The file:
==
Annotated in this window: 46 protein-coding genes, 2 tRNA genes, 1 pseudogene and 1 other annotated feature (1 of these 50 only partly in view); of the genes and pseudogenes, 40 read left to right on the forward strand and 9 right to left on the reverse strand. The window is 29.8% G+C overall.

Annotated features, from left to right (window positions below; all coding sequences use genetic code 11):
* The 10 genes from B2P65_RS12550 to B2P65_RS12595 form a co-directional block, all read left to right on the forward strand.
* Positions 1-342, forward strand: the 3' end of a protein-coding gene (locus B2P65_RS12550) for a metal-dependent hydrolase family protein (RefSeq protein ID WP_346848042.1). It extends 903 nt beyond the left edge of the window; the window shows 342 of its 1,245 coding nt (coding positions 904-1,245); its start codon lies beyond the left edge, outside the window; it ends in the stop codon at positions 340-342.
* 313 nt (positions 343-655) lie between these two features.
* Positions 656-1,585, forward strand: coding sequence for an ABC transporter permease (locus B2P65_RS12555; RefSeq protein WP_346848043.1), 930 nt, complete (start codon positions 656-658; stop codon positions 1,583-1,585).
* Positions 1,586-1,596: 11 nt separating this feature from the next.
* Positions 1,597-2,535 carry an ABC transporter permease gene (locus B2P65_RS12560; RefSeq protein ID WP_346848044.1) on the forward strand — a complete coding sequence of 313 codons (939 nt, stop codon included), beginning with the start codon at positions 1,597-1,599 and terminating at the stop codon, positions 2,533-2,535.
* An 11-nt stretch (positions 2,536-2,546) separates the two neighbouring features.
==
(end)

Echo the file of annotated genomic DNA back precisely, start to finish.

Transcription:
Annotated in this window: 46 protein-coding genes, 2 tRNA genes, 1 pseudogene and 1 other annotated feature (1 of these 50 only partly in view); of the genes and pseudogenes, 40 read left to right on the forward strand and 9 right to left on the reverse strand. The window is 29.8% G+C overall.

Annotated features, from left to right (window positions below; all coding sequences use genetic code 11):
* The 10 genes from B2P65_RS12550 to B2P65_RS12595 form a co-directional block, all read left to right on the forward strand.
* Positions 1-342, forward strand: the 3' end of a protein-coding gene (locus B2P65_RS12550) for a metal-dependent hydrolase family protein (RefSeq protein ID WP_346848042.1). It extends 903 nt beyond the left edge of the window; the window shows 342 of its 1,245 coding nt (coding positions 904-1,245); its start codon lies beyond the left edge, outside the window; it ends in the stop codon at positions 340-342.
* 313 nt (positions 343-655) lie between these two features.
* Positions 656-1,585, forward strand: coding sequence for an ABC transporter permease (locus B2P65_RS12555; RefSeq protein WP_346848043.1), 930 nt, complete (start codon positions 656-658; stop codon positions 1,583-1,585).
* Positions 1,586-1,596: 11 nt separating this feature from the next.
* Positions 1,597-2,535 carry an ABC transporter permease gene (locus B2P65_RS12560; RefSeq protein ID WP_346848044.1) on the forward strand — a complete coding sequence of 313 codons (939 nt, stop codon included), beginning with the start codon at positions 1,597-1,599 and terminating at the stop codon, positions 2,533-2,535.
* An 11-nt stretch (positions 2,536-2,546) separates the two neighbouring features.